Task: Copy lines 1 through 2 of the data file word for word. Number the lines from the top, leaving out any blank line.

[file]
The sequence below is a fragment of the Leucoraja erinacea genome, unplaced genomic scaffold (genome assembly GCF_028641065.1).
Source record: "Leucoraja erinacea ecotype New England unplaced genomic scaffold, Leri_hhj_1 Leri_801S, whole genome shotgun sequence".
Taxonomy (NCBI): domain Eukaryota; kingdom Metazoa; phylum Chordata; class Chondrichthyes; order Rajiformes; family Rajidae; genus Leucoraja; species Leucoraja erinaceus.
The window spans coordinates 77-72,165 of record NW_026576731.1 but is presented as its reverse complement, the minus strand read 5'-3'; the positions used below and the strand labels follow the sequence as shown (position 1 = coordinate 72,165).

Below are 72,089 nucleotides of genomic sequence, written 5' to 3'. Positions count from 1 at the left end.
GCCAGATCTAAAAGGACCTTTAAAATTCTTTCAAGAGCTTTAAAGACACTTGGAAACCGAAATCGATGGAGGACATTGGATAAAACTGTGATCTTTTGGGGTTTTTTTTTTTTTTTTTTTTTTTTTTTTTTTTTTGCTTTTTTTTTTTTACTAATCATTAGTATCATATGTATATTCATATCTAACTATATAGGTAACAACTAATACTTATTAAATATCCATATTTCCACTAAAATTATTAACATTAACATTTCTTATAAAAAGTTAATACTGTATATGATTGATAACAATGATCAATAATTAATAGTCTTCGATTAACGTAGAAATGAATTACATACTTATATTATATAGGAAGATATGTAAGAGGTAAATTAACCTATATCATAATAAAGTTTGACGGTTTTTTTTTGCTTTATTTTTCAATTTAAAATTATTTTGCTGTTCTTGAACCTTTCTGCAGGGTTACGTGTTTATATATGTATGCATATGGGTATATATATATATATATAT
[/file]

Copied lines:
The sequence below is a fragment of the Leucoraja erinacea genome, unplaced genomic scaffold (genome assembly GCF_028641065.1).
Source record: "Leucoraja erinacea ecotype New England unplaced genomic scaffold, Leri_hhj_1 Leri_801S, whole genome shotgun sequence".